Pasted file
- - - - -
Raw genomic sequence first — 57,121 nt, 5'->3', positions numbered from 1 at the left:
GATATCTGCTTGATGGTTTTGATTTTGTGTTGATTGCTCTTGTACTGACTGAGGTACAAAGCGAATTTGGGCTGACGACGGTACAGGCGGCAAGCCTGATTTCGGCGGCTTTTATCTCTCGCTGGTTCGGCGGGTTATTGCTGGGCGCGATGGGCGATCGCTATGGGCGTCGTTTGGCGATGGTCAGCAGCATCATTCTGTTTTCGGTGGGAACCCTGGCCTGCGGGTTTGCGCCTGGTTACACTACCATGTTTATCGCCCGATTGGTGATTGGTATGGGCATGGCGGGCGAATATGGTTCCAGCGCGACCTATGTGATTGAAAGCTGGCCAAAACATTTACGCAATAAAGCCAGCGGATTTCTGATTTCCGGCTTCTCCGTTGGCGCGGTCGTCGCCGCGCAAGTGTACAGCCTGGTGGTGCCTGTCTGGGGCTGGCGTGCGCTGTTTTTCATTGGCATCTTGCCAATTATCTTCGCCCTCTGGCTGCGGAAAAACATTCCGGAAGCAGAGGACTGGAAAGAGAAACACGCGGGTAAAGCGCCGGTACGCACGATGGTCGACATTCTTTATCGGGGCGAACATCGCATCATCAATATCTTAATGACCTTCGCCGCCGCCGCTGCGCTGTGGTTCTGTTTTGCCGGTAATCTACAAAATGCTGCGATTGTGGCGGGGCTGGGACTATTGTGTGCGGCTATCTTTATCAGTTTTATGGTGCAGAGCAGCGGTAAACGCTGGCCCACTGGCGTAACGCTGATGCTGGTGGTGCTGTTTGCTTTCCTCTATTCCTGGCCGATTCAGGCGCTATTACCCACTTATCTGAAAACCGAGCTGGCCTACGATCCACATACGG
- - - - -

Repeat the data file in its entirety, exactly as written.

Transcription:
Raw genomic sequence first — 57,121 nt, 5'->3', positions numbered from 1 at the left:
GATATCTGCTTGATGGTTTTGATTTTGTGTTGATTGCTCTTGTACTGACTGAGGTACAAAGCGAATTTGGGCTGACGACGGTACAGGCGGCAAGCCTGATTTCGGCGGCTTTTATCTCTCGCTGGTTCGGCGGGTTATTGCTGGGCGCGATGGGCGATCGCTATGGGCGTCGTTTGGCGATGGTCAGCAGCATCATTCTGTTTTCGGTGGGAACCCTGGCCTGCGGGTTTGCGCCTGGTTACACTACCATGTTTATCGCCCGATTGGTGATTGGTATGGGCATGGCGGGCGAATATGGTTCCAGCGCGACCTATGTGATTGAAAGCTGGCCAAAACATTTACGCAATAAAGCCAGCGGATTTCTGATTTCCGGCTTCTCCGTTGGCGCGGTCGTCGCCGCGCAAGTGTACAGCCTGGTGGTGCCTGTCTGGGGCTGGCGTGCGCTGTTTTTCATTGGCATCTTGCCAATTATCTTCGCCCTCTGGCTGCGGAAAAACATTCCGGAAGCAGAGGACTGGAAAGAGAAACACGCGGGTAAAGCGCCGGTACGCACGATGGTCGACATTCTTTATCGGGGCGAACATCGCATCATCAATATCTTAATGACCTTCGCCGCCGCCGCTGCGCTGTGGTTCTGTTTTGCCGGTAATCTACAAAATGCTGCGATTGTGGCGGGGCTGGGACTATTGTGTGCGGCTATCTTTATCAGTTTTATGGTGCAGAGCAGCGGTAAACGCTGGCCCACTGGCGTAACGCTGATGCTGGTGGTGCTGTTTGCTTTCCTCTATTCCTGGCCGATTCAGGCGCTATTACCCACTTATCTGAAAACCGAGCTGGCCTACGATCCACATACGG